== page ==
veteran of the industry. He compared the effect to pouring sugar
into hot tea, which dissolves the crystals much more quickly
than in a cup of cold tea.
Normally, corrosion problems can be prevented.
"From a general sense you would not expect this kind of
deterioration and problems in such a short period of time. You
might not even expect it in 30 years if you have the right
combination of technology and inspection practices," he said.
Motiva has yet to examine the fractionation towers -- tall,
thin, metal columns -- as well as the main part of the
atmospheric section, because they are still cooling from their
operating temperatures, said sources recruited for the repair
The vacuum section of the VPS-5 -- which takes the heaviest
"residue" created in the atmospheric section and refines it in a
vacuum, increasing the yield of feedstocks for other units --
was not damaged, they said.
Operators have continued to run many of the unharmed
secondary units, although without the crude tanks they must buy
intermediate feedstock from other refiners or shut peripheral
units, as Motiva did last week.
But stainless steel piping, some sections as large as 30
inches in diameter, was damaged. Such equipment, part of more
than 700 miles of pipe used on the expansion project, is often
built to order, and may be difficult and costly to replace.
"If someone has 30-inch stainless steel pipe for sale, I
would guess they're going to charge a premium price," one of the
Instrumentation on the unit is also known to be damaged,
according to the sources.
Up to 50 heat exchangers will need to be cleaned throughout
portions of the new plant, according to IIR Energy, an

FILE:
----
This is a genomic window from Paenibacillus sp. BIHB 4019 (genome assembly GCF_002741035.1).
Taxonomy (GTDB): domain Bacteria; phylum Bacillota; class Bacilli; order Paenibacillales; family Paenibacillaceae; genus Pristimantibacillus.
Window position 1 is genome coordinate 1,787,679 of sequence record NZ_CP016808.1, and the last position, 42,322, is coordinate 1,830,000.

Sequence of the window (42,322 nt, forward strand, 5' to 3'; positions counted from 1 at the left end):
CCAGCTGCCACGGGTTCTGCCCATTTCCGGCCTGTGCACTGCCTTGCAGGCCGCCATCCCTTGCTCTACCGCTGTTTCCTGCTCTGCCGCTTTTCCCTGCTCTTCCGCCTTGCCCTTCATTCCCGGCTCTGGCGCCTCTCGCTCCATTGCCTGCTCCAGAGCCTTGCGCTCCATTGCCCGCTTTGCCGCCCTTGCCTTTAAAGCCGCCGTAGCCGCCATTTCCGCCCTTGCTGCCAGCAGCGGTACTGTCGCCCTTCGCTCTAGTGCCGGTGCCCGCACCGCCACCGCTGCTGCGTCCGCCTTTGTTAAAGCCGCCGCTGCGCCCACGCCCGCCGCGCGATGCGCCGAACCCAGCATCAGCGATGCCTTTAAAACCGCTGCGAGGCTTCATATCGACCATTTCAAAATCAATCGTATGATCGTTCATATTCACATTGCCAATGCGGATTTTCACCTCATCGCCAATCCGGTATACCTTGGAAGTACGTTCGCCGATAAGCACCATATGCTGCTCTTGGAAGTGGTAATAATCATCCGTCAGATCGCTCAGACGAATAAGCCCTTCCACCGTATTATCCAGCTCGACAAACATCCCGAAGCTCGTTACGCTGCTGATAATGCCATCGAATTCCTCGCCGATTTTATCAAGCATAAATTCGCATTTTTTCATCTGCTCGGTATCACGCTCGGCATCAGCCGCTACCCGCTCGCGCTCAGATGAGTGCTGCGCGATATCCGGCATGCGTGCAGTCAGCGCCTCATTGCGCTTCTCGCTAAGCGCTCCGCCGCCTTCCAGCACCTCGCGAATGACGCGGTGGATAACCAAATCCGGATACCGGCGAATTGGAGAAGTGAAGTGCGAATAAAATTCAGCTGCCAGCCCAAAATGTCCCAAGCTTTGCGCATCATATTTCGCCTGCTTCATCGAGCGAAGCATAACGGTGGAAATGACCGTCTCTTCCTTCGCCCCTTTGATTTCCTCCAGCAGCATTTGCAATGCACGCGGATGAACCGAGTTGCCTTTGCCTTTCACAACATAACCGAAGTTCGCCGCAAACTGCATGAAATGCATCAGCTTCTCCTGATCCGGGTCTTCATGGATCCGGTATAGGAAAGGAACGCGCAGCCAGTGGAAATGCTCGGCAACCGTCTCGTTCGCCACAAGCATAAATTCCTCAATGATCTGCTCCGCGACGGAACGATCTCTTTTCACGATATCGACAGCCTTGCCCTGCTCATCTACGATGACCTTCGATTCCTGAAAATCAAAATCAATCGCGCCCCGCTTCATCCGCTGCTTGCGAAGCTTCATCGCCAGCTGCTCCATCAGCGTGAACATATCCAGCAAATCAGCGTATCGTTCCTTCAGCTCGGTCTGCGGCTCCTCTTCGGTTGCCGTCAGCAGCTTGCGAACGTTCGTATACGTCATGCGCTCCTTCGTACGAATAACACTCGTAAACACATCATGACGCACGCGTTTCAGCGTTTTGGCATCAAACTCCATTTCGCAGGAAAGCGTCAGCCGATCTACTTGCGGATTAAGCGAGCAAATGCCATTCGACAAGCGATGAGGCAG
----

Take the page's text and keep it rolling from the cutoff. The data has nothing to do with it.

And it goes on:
industrial intelligence firm that gathers data on operations and
project activity on thousands of assets globally.
Work on exchangers 300 feet (90 meters) above the ground
will require large cranes, though likely not the giants needed
for the original construction. The heat exchangers, which look
like 30-foot-long cylinders collected in a metal frame, house
lengths of tubing where feedstocks are warmed and refined
products are cooled as they go to and from a refining unit.
IIR also told Reuters that all trays in the distillation
column and components within the furnace would need to be
replaced. It said no restart timeframe had been determined.
Soon the question of who is to blame will arise. The cost to
complete repairs may be as much as replacing the whole unit,
which was originally estimated to cost some $300 million when
the project was launched in April 2005, according to IIR.
Without knowing exactly why the caustic leaked, it's not
possible to say who, if anyone, is at fault. The two main
contractors for the project -- Bechtel and Jacobs Engineering
-- declined to comment.
Meanwhile, the investigation continues, and oil traders
await any word on when the plant will resume operations. Motiva
will likely be "extra-cautious" in restarting, Auers of Turner,
Mason and Co said.
"They're really focused on the repairs," one of the sources
close to refinery operations said. "They don't need to know the
cause now. They've got 12 months to figure that out and fix it."